The North Dakota University System plans to launch a task force that will investigate the risks and opportunities associated with the use of the ChatGPT artificial intelligence platform on campus.
The task force is expected to include the heads of all universities in the state system and be led by Andrew Armacost, the president of the University of North Dakota. The creation of the task force was first reported Wednesday by Joe Banish of the Grand Forks Herald.
ChatGPT’s language generation model is trained to produce text that could pass as written by a human. With the right prompts, the platform could be used to write a college-level essay — a use case that has sparked concern among educators worried about cheating, plagiarism and waning standards of academic integrity.
“ChatGPT quickly generated significant buzz around our campus,” Armacost told the Grand Forks Herald. “I’ve experimented with it myself and its responses can be quite sophisticated.”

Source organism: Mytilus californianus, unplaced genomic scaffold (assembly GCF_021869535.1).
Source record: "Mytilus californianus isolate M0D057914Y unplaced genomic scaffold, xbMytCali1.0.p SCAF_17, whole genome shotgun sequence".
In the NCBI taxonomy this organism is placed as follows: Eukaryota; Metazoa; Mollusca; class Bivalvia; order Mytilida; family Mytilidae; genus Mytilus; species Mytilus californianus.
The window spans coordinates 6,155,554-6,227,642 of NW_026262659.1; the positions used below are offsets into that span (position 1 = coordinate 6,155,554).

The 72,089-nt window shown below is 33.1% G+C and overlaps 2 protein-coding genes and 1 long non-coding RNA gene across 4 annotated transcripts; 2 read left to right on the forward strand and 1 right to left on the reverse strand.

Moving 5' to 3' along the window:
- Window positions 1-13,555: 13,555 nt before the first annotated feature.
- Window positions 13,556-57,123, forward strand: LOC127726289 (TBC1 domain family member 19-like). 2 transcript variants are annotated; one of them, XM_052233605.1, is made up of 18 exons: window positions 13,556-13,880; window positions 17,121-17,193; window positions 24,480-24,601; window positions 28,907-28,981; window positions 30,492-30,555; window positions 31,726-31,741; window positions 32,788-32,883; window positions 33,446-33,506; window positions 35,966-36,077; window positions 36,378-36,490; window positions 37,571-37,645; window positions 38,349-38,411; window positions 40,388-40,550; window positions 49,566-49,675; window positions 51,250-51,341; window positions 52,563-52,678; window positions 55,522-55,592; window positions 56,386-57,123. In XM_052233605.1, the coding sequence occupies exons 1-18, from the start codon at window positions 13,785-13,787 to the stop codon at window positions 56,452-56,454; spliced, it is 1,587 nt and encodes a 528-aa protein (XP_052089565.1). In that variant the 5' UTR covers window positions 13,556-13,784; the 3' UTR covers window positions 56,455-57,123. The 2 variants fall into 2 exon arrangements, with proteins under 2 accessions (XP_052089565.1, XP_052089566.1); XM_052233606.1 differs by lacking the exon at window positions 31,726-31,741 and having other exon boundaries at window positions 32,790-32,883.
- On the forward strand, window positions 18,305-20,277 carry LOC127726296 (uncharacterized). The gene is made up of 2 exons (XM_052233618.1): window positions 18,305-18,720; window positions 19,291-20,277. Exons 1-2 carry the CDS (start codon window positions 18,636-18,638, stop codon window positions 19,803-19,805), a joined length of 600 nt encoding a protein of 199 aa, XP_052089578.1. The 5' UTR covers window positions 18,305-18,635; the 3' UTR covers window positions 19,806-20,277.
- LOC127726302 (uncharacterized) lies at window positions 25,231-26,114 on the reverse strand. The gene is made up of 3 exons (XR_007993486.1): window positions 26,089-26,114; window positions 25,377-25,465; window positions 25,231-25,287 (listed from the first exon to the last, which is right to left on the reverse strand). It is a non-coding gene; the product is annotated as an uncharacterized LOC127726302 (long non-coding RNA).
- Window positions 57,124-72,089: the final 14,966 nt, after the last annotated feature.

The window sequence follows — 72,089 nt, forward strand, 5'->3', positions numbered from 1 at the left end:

A professor at the University of Pennsylvania’s Wharton School published a research paper earlier this year stating that responses generated by ChatGPT would earn a B- or B grade in an MBA-level exam on operations management. Professors at the University of Minnesota have also reported that ChatGPT’s exam responses would scrape good enough grades to get a law degree, but would land a real student in academic probation.
The potential for students to rely on ChatGPT too heavily— asking it to write essays or answer homework questions — is a reported focus of North Dakota’s task force, but it is also expected to consider positive applications of ChatGPT in curriculum development.
OpenAI, the startup behind ChatGPT, or Chat Generative Pre-Trained Transformer, says on its website it’s open to receiving feedback from educators on topics such as academic dishonesty, plagiarism detection, accuracy and the perpetuation of false information or harmful biases.
While OpenAI says that ChatGPT can help educators brainstorm lesson plans or develop quiz questions, the company states it should not be used to assess students’ work.
“Models today are subject to biases and inaccuracies, and they are unable to capture the full complexity of a student or an educational context,” the OpenAI website reads. “Consequently, using these models to make decisions about a student is not appropriate.”